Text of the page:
Government setting up fishing traceability system

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The Thai government, responding to concerns over illegal fishing and human trafficking, has begun setting up a system to trace the catches of Thai and foreign fishing vessels that use Thai ports, while CP Foods, one of the largest private sector shrimp producers, said last week that it has formed an audit team to inspect and eliminate violations and any abuse of workers in its supply chain.

Catch certification systems help authorities trace where fishing vessels reeled in their bounty, where seafood-processing plants sourced their raw materials, and ensure importers consumers that seafood products meet environmental labor standards. They are a relatively new phenomenon, with even some developed countries implementing them only in recent years, such as Canada, which launched its system in 2010.

“The system will allow us to trace all boats to determine if they are involved in any human trafficking or labor abuse,” said Benjamaporn Wongnakornsawong, secretary for public affairs at the Command Center to Combat Illegal Fishing. The government established the Command Center last year to coordinate and oversee Thailand’s efforts to end illegal, unregulated and unreported (IUU) fishing.

The campaign is in response to a warning by the European Union that it would ban imports of seafood from Thailand unless the Kingdom took serious and effective steps to end IUU fishing and the human trafficking and labor abuse that has been found in its seafood industry, which brings in $7 billion a year in exports. Canada and several other nations implemented traceability systems after receiving similar warnings from the E.U.

For boats to have their catches certified, they will have to report details of crew and cargo to the Command Center every time they leave port, and when they return. The goal is to ensure all seafood is legally caught and the quality is good enough to be sold to seafood processing companies.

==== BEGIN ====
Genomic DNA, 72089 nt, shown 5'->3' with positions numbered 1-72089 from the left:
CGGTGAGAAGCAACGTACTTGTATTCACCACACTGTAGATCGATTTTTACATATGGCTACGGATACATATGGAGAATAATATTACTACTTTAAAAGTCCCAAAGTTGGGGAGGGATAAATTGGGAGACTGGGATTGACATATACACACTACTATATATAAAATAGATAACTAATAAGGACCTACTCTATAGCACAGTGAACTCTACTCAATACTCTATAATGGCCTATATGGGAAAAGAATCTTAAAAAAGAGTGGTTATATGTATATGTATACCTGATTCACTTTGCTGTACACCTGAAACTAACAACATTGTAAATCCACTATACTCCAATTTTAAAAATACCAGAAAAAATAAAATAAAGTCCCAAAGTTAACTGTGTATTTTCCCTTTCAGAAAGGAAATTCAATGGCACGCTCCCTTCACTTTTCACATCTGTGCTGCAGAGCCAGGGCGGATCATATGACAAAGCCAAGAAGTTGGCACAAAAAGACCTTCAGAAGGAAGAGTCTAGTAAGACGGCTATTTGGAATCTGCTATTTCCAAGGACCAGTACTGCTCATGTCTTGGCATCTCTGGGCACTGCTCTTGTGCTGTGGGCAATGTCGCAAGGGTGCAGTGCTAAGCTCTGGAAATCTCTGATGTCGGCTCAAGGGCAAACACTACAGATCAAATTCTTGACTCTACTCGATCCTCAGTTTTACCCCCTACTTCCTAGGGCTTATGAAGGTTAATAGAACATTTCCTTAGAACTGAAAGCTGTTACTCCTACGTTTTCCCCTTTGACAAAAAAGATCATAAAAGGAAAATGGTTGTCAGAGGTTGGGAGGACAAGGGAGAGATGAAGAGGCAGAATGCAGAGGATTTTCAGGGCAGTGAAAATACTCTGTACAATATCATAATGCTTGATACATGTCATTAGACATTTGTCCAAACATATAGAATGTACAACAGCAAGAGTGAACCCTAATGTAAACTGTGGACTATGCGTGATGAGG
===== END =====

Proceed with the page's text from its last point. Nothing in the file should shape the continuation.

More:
“We’ve never had such a system, so the certificates will ensure all boats are under the same regulations and can be traced,” Benjamaporn said.

The private sector has also been taking steps to raise standards and comply with requirements of the E.U., the United States and private sector importers. Charoen Pokphand Foods, the Kingdom’s largest exporter of shrimp, said last week that it had formed an audit team to monitor and check the company’s traceability throughout its supply chain.

The audit team, called the “Shrimp Sustainable Supply Chain Task Force,” will focus on whether fishing vessels are meeting the new requirements of the government and international standards and whether they are committing any labor violations.

The company said that it has complied with the E.U.’s warning about traceability by ensuring the company will use only legal fish that meet the International Fishmeal and Fish Oil Organization’s (IFFO) standard; the company will only use IFFO supported fish byproducts, and when catching fish the company has to comply with international standards and be able to determine the origin of the products.